When the rare earth elements other than La and Ce are used, that is, in the case of the first and second compositions, the weight ratio of a heavy rare earth element is preferably 0.4 or less, more preferably 0.2 or less, based on the total weight of the rare earth elements.

According to the present invention, the coercive force (iHc) arrives at the highest value at the atomic proportion of La: Ce of approximately 0.35: approximately 0.65. The highest coercive force (iHc) is approximately 35 times as high as the composition containing La alone as the rare earth, and approximately 3.5 times as high as that containing Ce as the rare earth element.

The present inventors investigated, by the X-ray diffraction method, the crystal structure of the Fe78 (La1-x Cex)17 B5 alloy explained with reference to FIG. 2 and confirmed the presence of R2 Fe14 B type crystal therein, which has heretofore been identified in the Nd-Fe-B alloy. La has heretofore been deemed not to form the R2 Fe14 B crystal and has not been used as the main rare earth (R) component. It was discovered by the present inventors that when La and Ce are copresent the R2 Fe14 B crystal is formed. It is therefore believed that the R2 Fe14 B crystal contributes to enhancing the coercive force (iHc).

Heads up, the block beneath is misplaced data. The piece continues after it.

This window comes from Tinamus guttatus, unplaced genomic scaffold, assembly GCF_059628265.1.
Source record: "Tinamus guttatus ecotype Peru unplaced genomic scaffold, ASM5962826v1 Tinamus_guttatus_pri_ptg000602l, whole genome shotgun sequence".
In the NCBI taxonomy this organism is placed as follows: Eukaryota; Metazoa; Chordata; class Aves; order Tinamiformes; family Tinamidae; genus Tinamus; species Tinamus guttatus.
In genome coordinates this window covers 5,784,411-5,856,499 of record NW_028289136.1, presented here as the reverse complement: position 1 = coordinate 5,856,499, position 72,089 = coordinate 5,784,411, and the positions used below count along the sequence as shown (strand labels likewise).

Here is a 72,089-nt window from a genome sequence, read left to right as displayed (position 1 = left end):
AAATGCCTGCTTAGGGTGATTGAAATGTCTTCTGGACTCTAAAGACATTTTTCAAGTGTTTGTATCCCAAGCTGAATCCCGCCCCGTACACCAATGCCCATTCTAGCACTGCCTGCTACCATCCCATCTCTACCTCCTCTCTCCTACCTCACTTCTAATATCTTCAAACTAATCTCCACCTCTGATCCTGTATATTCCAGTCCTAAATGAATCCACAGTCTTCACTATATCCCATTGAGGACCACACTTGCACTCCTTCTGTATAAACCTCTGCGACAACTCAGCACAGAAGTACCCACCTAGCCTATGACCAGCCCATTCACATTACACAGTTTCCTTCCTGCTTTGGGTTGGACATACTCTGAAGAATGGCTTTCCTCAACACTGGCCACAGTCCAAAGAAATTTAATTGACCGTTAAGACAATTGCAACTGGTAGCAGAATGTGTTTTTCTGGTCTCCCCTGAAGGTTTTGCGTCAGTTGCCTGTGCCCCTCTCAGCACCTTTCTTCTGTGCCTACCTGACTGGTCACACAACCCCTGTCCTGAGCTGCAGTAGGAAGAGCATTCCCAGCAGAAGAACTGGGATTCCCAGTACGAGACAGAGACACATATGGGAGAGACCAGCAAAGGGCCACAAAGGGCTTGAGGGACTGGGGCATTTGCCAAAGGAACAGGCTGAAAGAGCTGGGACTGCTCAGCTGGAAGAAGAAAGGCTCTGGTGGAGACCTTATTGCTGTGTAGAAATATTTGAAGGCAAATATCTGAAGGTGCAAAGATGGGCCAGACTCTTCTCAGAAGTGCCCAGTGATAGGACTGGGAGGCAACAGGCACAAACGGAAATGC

It is known that Ce2 Fe14 B forms a tetragonal crystal with the lattice parameter (a0)=0.8777, having the coercive force (iHc) considerably higher than La-Fe-B. The coercive force (iHc) attained by the copresence of Ce and La according to the present invention is considerably higher than that of Ce2 Fe14 B. Such an enhancement of coercive force (iHc) may be attributed to the particular proportion of La to Ce present in the R2 Fe14 B crystal. Such proportion appears to be advantageous from the view points of lattice constant and crystal anisotropy.